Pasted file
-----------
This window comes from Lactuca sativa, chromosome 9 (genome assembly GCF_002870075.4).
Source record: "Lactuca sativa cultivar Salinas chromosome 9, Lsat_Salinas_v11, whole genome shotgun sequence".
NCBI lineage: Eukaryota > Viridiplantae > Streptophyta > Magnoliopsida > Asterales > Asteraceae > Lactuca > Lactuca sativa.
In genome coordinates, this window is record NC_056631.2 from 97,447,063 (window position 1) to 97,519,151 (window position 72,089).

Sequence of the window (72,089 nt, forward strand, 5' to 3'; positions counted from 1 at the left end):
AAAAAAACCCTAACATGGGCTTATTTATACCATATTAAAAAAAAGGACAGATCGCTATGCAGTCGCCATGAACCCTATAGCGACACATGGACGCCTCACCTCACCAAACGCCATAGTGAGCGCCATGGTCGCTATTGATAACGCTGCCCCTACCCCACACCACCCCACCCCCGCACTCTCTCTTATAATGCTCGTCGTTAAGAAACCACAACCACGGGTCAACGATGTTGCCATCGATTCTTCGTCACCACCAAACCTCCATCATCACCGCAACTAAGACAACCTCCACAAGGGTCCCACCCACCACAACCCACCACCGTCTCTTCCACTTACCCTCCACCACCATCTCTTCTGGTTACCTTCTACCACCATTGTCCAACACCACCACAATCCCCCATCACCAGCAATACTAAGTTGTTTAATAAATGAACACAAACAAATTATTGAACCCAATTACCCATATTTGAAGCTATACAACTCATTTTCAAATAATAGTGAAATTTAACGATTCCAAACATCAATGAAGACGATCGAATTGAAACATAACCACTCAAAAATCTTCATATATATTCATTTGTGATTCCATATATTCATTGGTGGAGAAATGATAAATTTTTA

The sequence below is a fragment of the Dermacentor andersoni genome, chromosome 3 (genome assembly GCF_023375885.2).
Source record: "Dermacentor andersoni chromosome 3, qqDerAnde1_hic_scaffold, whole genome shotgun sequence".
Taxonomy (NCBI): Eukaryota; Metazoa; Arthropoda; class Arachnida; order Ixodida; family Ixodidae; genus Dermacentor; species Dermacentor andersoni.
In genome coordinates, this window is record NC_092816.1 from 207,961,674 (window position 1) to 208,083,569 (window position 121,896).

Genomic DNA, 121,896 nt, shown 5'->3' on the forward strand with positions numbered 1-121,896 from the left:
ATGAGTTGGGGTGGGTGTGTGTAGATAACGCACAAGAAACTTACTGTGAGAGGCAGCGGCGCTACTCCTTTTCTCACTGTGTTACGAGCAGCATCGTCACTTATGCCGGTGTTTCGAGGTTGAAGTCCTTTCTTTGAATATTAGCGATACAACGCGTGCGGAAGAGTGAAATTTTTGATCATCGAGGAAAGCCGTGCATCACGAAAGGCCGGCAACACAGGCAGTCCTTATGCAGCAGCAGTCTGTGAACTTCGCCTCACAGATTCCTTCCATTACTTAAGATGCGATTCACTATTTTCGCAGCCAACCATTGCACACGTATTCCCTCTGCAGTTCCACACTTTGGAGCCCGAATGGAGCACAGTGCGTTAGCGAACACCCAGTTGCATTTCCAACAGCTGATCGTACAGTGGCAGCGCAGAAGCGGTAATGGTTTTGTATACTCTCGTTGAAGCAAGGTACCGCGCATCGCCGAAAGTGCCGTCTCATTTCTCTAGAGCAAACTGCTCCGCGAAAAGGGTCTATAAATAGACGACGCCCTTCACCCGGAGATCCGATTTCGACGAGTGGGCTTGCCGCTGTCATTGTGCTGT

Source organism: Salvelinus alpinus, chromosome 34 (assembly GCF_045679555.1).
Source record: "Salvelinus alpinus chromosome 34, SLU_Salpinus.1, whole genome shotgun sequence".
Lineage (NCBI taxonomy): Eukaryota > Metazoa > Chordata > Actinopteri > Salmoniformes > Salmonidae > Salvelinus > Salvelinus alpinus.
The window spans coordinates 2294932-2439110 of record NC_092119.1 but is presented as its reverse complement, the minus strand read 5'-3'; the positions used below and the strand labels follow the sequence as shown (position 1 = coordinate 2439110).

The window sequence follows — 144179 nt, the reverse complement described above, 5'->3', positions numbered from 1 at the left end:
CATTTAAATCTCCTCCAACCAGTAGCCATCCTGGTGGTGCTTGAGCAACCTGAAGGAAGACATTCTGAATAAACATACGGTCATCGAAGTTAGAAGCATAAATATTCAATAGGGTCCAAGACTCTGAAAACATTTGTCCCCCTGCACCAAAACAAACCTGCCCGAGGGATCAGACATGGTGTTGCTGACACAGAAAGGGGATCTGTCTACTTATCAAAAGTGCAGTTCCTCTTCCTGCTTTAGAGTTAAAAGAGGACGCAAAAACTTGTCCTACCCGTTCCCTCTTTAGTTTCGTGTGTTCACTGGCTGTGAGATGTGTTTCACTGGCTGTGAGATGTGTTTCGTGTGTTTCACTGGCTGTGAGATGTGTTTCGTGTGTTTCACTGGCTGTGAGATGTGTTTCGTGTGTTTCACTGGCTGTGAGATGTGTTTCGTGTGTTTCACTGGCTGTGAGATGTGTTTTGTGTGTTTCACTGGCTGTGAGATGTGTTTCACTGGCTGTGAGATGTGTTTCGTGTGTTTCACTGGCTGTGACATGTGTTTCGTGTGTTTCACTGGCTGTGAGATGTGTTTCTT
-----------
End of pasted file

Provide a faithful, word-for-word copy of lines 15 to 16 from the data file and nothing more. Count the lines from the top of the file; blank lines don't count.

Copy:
Lineage (NCBI taxonomy): Eukaryota > Metazoa > Chordata > Actinopteri > Salmoniformes > Salmonidae > Salvelinus > Salvelinus alpinus.
The window spans coordinates 2294932-2439110 of record NC_092119.1 but is presented as its reverse complement, the minus strand read 5'-3'; the positions used below and the strand labels follow the sequence as shown (position 1 = coordinate 2439110).